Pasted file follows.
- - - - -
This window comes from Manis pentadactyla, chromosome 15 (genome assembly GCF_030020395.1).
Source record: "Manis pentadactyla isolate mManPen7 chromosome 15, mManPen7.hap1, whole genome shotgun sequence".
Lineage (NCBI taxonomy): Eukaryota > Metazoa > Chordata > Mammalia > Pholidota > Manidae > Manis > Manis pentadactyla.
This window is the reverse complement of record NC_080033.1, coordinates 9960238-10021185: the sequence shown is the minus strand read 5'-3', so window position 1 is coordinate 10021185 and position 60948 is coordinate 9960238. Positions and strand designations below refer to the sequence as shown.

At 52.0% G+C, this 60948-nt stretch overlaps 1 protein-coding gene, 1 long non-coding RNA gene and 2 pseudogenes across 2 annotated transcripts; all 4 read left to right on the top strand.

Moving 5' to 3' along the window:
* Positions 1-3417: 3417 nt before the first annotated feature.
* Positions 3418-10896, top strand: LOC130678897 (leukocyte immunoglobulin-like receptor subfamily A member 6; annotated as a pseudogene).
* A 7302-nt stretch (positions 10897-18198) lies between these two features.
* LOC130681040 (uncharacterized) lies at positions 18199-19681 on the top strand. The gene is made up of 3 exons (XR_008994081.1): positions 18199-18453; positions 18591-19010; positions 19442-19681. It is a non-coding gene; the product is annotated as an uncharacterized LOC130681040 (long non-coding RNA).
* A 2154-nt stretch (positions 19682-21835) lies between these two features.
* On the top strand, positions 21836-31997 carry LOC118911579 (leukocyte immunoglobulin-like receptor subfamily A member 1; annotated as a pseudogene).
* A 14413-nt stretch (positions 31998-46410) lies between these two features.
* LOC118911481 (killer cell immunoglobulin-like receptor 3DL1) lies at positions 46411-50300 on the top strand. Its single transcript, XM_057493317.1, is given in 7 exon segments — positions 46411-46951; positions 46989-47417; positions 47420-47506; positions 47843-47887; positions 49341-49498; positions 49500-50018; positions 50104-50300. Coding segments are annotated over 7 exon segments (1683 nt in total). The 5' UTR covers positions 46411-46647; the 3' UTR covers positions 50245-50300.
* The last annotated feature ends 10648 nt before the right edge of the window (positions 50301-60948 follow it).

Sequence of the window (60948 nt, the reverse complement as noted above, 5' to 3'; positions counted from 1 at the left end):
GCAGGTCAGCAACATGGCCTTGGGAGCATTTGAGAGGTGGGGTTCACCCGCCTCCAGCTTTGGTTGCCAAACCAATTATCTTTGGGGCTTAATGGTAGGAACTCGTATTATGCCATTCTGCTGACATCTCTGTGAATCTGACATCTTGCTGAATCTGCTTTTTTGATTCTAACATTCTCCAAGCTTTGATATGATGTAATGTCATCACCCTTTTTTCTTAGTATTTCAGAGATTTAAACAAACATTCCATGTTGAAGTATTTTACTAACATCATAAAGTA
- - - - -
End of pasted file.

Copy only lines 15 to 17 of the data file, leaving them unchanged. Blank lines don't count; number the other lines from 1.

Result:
* The last annotated feature ends 10648 nt before the right edge of the window (positions 50301-60948 follow it).

Sequence of the window (60948 nt, the reverse complement as noted above, 5' to 3'; positions counted from 1 at the left end):
GCAGGTCAGCAACATGGCCTTGGGAGCATTTGAGAGGTGGGGTTCACCCGCCTCCAGCTTTGGTTGCCAAACCAATTATCTTTGGGGCTTAATGGTAGGAACTCGTATTATGCCATTCTGCTGACATCTCTGTGAATCTGACATCTTGCTGAATCTGCTTTTTTGATTCTAACATTCTCCAAGCTTTGATATGATGTAATGTCATCACCCTTTTTTCTTAGTATTTCAGAGATTTAAACAAACATTCCATGTTGAAGTATTTTACTAACATCATAAAGTA